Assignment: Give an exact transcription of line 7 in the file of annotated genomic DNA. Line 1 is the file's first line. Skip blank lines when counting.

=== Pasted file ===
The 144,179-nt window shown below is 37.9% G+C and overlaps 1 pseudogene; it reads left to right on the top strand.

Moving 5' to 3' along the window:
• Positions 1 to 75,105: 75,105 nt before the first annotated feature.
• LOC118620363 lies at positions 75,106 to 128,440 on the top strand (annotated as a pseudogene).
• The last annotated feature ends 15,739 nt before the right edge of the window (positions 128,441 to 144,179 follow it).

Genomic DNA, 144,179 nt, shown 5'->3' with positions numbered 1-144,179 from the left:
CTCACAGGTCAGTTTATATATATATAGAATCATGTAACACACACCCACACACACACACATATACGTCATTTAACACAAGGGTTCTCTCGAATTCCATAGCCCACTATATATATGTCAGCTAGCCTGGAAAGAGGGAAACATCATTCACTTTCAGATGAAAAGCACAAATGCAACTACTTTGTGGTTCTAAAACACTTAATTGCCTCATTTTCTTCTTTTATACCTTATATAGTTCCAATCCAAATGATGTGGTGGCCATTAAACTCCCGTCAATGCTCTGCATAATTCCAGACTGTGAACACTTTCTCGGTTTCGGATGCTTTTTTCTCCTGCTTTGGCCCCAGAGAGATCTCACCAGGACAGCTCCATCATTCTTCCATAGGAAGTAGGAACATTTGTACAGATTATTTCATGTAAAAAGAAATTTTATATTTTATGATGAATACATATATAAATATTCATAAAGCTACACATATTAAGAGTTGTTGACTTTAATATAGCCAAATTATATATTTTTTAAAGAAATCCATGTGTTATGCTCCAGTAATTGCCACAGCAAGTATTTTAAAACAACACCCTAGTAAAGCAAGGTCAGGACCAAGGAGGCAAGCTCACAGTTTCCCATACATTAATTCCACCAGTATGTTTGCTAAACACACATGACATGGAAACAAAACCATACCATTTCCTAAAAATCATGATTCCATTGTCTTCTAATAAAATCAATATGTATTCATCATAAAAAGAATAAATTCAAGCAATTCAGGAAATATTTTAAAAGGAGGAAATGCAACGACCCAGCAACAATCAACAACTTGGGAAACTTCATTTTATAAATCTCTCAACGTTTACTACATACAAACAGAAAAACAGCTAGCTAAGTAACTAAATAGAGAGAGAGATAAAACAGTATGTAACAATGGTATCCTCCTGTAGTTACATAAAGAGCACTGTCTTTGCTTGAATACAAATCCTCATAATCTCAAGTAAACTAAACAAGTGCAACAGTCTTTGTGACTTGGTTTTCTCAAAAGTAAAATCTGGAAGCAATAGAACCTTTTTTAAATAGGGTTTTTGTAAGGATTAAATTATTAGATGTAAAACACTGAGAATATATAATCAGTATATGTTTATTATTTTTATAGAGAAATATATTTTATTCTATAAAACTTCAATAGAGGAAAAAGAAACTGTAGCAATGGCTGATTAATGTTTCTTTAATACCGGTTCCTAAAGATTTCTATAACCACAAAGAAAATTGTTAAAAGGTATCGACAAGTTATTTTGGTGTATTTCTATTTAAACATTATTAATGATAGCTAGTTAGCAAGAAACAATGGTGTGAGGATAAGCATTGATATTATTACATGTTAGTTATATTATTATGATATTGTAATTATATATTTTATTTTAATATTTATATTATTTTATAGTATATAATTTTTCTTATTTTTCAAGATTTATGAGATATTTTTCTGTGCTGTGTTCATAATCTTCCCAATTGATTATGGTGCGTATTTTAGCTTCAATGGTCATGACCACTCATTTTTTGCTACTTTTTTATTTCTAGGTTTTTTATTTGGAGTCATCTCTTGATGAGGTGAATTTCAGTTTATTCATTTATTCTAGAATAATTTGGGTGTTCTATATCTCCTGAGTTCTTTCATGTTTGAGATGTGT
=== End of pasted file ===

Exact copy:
CTCACAGGTCAGTTTATATATATATAGAATCATGTAACACACACCCACACACACACACATATACGTCATTTAACACAAGGGTTCTCTCGAATTCCATAGCCCACTATATATATGTCAGCTAGCCTGGAAAGAGGGAAACATCATTCACTTTCAGATGAAAAGCACAAATGCAACTACTTTGTGGTTCTAAAACACTTAATTGCCTCATTTTCTTCTTTTATACCTTATATAGTTCCAATCCAAATGATGTGGTGGCCATTAAACTCCCGTCAATGCTCTGCATAATTCCAGACTGTGAACACTTTCTCGGTTTCGGATGCTTTTTTCTCCTGCTTTGGCCCCAGAGAGATCTCACCAGGACAGCTCCATCATTCTTCCATAGGAAGTAGGAACATTTGTACAGATTATTTCATGTAAAAAGAAATTTTATATTTTATGATGAATACATATATAAATATTCATAAAGCTACACATATTAAGAGTTGTTGACTTTAATATAGCCAAATTATATATTTTTTAAAGAAATCCATGTGTTATGCTCCAGTAATTGCCACAGCAAGTATTTTAAAACAACACCCTAGTAAAGCAAGGTCAGGACCAAGGAGGCAAGCTCACAGTTTCCCATACATTAATTCCACCAGTATGTTTGCTAAACACACATGACATGGAAACAAAACCATACCATTTCCTAAAAATCATGATTCCATTGTCTTCTAATAAAATCAATATGTATTCATCATAAAAAGAATAAATTCAAGCAATTCAGGAAATATTTTAAAAGGAGGAAATGCAACGACCCAGCAACAATCAACAACTTGGGAAACTTCATTTTATAAATCTCTCAACGTTTACTACATACAAACAGAAAAACAGCTAGCTAAGTAACTAAATAGAGAGAGAGATAAAACAGTATGTAACAATGGTATCCTCCTGTAGTTACATAAAGAGCACTGTCTTTGCTTGAATACAAATCCTCATAATCTCAAGTAAACTAAACAAGTGCAACAGTCTTTGTGACTTGGTTTTCTCAAAAGTAAAATCTGGAAGCAATAGAACCTTTTTTAAATAGGGTTTTTGTAAGGATTAAATTATTAGATGTAAAACACTGAGAATATATAATCAGTATATGTTTATTATTTTTATAGAGAAATATATTTTATTCTATAAAACTTCAATAGAGGAAAAAGAAACTGTAGCAATGGCTGATTAATGTTTCTTTAATACCGGTTCCTAAAGATTTCTATAACCACAAAGAAAATTGTTAAAAGGTATCGACAAGTTATTTTGGTGTATTTCTATTTAAACATTATTAATGATAGCTAGTTAGCAAGAAACAATGGTGTGAGGATAAGCATTGATATTATTACATGTTAGTTATATTATTATGATATTGTAATTATATATTTTATTTTAATATTTATATTATTTTATAGTATATAATTTTTCTTATTTTTCAAGATTTATGAGATATTTTTCTGTGCTGTGTTCATAATCTTCCCAATTGATTATGGTGCGTATTTTAGCTTCAATGGTCATGACCACTCATTTTTTGCTACTTTTTTATTTCTAGGTTTTTTATTTGGAGTCATCTCTTGATGAGGTGAATTTCAGTTTATTCATTTATTCTAGAATAATTTGGGTGTTCTATATCTCCTGAGTTCTTTCATGTTTGAGATGTGT